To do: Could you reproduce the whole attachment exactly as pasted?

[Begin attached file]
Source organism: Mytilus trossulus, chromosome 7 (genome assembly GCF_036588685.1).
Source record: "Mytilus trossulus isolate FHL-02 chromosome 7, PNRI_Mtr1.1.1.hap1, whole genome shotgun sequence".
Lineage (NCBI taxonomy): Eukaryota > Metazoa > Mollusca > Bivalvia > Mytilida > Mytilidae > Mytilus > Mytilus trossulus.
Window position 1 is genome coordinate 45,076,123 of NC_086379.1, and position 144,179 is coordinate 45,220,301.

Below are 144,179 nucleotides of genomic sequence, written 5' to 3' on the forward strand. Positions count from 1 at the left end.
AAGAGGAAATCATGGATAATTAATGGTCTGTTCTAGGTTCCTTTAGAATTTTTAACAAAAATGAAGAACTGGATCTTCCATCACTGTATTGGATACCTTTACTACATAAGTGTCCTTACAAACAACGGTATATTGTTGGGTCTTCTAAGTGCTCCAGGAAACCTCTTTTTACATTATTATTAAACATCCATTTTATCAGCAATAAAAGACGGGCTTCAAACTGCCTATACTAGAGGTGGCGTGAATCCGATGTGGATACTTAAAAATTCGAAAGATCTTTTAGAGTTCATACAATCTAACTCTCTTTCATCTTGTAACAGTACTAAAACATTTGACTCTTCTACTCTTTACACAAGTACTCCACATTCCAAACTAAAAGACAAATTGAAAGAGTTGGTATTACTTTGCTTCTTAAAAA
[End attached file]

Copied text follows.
Source organism: Mytilus trossulus, chromosome 7 (genome assembly GCF_036588685.1).
Source record: "Mytilus trossulus isolate FHL-02 chromosome 7, PNRI_Mtr1.1.1.hap1, whole genome shotgun sequence".
Lineage (NCBI taxonomy): Eukaryota > Metazoa > Mollusca > Bivalvia > Mytilida > Mytilidae > Mytilus > Mytilus trossulus.
Window position 1 is genome coordinate 45,076,123 of NC_086379.1, and position 144,179 is coordinate 45,220,301.

Below are 144,179 nucleotides of genomic sequence, written 5' to 3' on the forward strand. Positions count from 1 at the left end.
AAGAGGAAATCATGGATAATTAATGGTCTGTTCTAGGTTCCTTTAGAATTTTTAACAAAAATGAAGAACTGGATCTTCCATCACTGTATTGGATACCTTTACTACATAAGTGTCCTTACAAACAACGGTATATTGTTGGGTCTTCTAAGTGCTCCAGGAAACCTCTTTTTACATTATTATTAAACATCCATTTTATCAGCAATAAAAGACGGGCTTCAAACTGCCTATACTAGAGGTGGCGTGAATCCGATGTGGATACTTAAAAATTCGAAAGATCTTTTAGAGTTCATACAATCTAACTCTCTTTCATCTTGTAACAGTACTAAAACATTTGACTCTTCTACTCTTTACACAAGTACTCCACATTCCAAACTAAAAGACAAATTGAAAGAGTTGGTATTACTTTGCTTCTTAAAAA